If you are new to the wonderful world of carrier oils or simply want to find out more, then you've come to the right place. Here is our Quick Guide to carrier oils where we answer all of your most commonly asked questions!
A carrier oil is a vegetable oil, wax, or fat which is pressed from the fatty part of the plant, usually the seeds, nuts or kernels. Carrier oils have very subtle scents and do not impart any aromas like essential oils do. Carrier oils are so named because they ‘carry’ or dilute essential oils. They are also referred to as base oils or vegetable oils, as well as facial or skin oils.
Carrier oils are each made up of different components that give distinct characteristics such as absorption speed, colour, viscosity and therapeutic properties. They also comprise fat-soluble vitamins, minerals, antioxidants, acids and other nutrients - this is what makes them so wonderful for skin.
A butter is a type of oil that due to its chemical nature, appears in solid form at room temperature. Butters are ideal to use in cosmetics and soaps as their consistency adds volume to the product in a way that a liquid/soft oil can not.
Butters are extracted from various parts of plants and are rich sources of vitamins, essential fatty acids, minerals and moisturising properties. They are solids and have varying degrees of hardness. They have a thick consistency that is nourishing, protecting and locks in the skin’s moisture.
They can be melted down to work with and then they return to their solid form at room temperature.
There are two main categories of carrier oils, soft oils and hard oils. Then there are a couple of subcategories which all fall into either of these.
Soft oils are the runny oils that come to mind when you think of an oil. They are liquid at room temperature.
Hard oils, also known as butters, are solid at room temperature. They add hardness and viscosity to products.
Here is a compilation of some of the different types of oils and their general properties (by no means the complete list):
This is one of the most frequently asked questions on oils. There is no one size fits all answer to this and it will depend on what skin type you have, whether you are allergic to certain oils, the comedogenic rating of oils as well as a range of other factors.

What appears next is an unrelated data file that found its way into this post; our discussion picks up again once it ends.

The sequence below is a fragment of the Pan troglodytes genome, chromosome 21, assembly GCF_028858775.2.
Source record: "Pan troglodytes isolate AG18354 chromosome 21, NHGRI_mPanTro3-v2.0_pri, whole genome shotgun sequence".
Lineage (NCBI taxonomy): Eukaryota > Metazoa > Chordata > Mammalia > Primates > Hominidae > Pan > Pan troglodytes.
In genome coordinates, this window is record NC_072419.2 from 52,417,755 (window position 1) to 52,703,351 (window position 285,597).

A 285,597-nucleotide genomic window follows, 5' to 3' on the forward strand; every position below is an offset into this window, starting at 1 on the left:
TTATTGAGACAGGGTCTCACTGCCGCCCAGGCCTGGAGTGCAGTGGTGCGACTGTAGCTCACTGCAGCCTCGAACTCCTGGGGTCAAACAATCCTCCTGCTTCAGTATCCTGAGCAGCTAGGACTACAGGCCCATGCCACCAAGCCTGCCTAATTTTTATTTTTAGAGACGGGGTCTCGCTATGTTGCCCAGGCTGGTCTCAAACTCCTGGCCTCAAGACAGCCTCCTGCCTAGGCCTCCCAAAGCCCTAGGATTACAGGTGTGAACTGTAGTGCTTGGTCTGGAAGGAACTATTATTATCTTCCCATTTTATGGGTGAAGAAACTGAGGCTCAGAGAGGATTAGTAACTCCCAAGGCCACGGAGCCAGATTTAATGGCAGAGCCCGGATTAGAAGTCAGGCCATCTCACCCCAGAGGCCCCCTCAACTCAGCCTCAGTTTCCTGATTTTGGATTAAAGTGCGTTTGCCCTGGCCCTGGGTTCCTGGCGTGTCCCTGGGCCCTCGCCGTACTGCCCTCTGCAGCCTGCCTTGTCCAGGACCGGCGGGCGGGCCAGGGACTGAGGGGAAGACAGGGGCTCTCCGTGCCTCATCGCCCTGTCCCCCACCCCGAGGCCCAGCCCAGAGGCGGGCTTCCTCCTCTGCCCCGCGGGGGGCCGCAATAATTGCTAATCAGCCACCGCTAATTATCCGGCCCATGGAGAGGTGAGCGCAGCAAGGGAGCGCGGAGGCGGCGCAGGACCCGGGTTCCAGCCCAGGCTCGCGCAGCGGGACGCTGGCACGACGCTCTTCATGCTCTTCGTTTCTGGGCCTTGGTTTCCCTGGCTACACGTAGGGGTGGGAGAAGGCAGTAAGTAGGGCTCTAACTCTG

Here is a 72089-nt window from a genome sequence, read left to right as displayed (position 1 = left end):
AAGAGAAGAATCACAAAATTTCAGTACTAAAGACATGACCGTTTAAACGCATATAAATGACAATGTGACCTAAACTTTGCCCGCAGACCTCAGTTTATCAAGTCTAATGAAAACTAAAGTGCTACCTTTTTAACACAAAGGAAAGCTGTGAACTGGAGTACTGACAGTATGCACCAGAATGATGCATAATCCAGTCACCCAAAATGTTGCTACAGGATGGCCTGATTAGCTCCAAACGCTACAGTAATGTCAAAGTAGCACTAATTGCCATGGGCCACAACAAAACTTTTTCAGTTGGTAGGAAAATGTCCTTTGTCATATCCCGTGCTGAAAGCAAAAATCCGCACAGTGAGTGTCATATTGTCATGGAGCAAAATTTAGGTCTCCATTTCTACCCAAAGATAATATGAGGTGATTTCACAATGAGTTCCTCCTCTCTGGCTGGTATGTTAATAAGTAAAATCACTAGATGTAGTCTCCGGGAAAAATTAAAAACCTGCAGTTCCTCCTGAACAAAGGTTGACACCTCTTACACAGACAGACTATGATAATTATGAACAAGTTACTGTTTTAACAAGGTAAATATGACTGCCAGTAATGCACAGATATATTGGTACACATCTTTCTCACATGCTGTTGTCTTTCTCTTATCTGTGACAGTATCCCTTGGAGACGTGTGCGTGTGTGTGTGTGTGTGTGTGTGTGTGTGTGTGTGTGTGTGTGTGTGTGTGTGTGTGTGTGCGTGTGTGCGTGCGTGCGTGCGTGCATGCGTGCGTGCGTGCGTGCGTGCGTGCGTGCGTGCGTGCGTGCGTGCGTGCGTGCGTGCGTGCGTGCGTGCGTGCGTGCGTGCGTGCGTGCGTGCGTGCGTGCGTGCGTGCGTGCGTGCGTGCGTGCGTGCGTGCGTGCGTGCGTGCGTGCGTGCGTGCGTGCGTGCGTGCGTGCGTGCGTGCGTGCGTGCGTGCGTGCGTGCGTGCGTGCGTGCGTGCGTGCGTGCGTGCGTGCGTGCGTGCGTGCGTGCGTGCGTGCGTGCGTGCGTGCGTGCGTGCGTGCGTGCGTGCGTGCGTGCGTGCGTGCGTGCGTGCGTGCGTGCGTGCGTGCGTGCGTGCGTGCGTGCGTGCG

What type of skin you have is the first thing you will want to consider. Is your skin dry? Is it oily, prone to acne, redness, does it break out? Is your skin very sensitive or mature? What carrier oils you choose will depend heavily on your skin type.
You can also refer to the chart above to see what properties the various types of oils give.
Here is a little guide to the most common oils for different skin types:
Oils For Dry Skin
Oils For Oily Skin
Oils For Acne & Breakout Prone Skin
Oils For Normal & Combination Skin
Oils For Mature Skin
Skin Oils For Scars
Skin Oils For Pigmentation
Another factor to consider here is the comedogenic rating of oils. The comedogenic rating is how likely an oil will clog pores. Clogged pores are more likely to cause breakouts or problem skin, so if you already have problem skin then oils with a high rating may be worth avoiding. If you have drier skin you may want to go for oils with a middle comedogenic rating, in an effort to balance the oil production and moisturise your skin more.
The comedogenic scale goes from 0, with no chance to clog pores, up to 5, with a very high chance of blocking pores. You can find out what comedogenic ratings the different oils have over here.
If you are allergic to any oils then obviously you will need to replace them with something else or simply leave out all together. The most common allergen oil will be the nut oils for those with nut allergies: almond, hazelnut, macadamia nut and shea butter.
(not a complete list, and absorbency rates may vary from batch to batch or between suppliers/brands)
Essential oils are powerful concentrated forms of chemical components of plants and have strong scents. They are distilled from leaves, seeds, bark, flowers, fruit, or roots. Carrier oils are usually scentless or have subtle aromas and are pressed from the fatty parts of plants such as the seeds or nuts.
Cold pressing is one method of extracting carrier oils from the plant. It is rather self explanatory: the nuts, seeds or other plant parts are literally pressed until the oil is squeezed out under the extremely high pressure. Any debris and plant matter is filtered out and then that is the finished product. Cold pressing is considered as one of the best methods of carrier oil extraction.
Refining is another method of carrier oil extraction where the oil is also pressed out similarly to cold pressing but then the product is heated and refined to remove any impurities. Often the colour and scent are removed too (a good example is refined vs unrefined shea butter). Refined oils and butters are more consistent, have little colour and scent, and are commonly used in cosmetics. Dark colours, strong scents and inconsistent textures can impact the end product, so refined oils are often preferred for making cosmetics and body products.
Maceration or infusion is used for botanicals that don’t have enough oil to be pressed. The dried plant matter is soaked in a base oil such as sunflower oil for a period of time until the properties of the botanical have sufficiently infused into the base oil. An example of an infused oil is arnica oil.
When shopping for carrier oils you will probably come across the terms raw, unrefined, refined, organic and cold pressed. It can be confusing! Here is what these terms mean: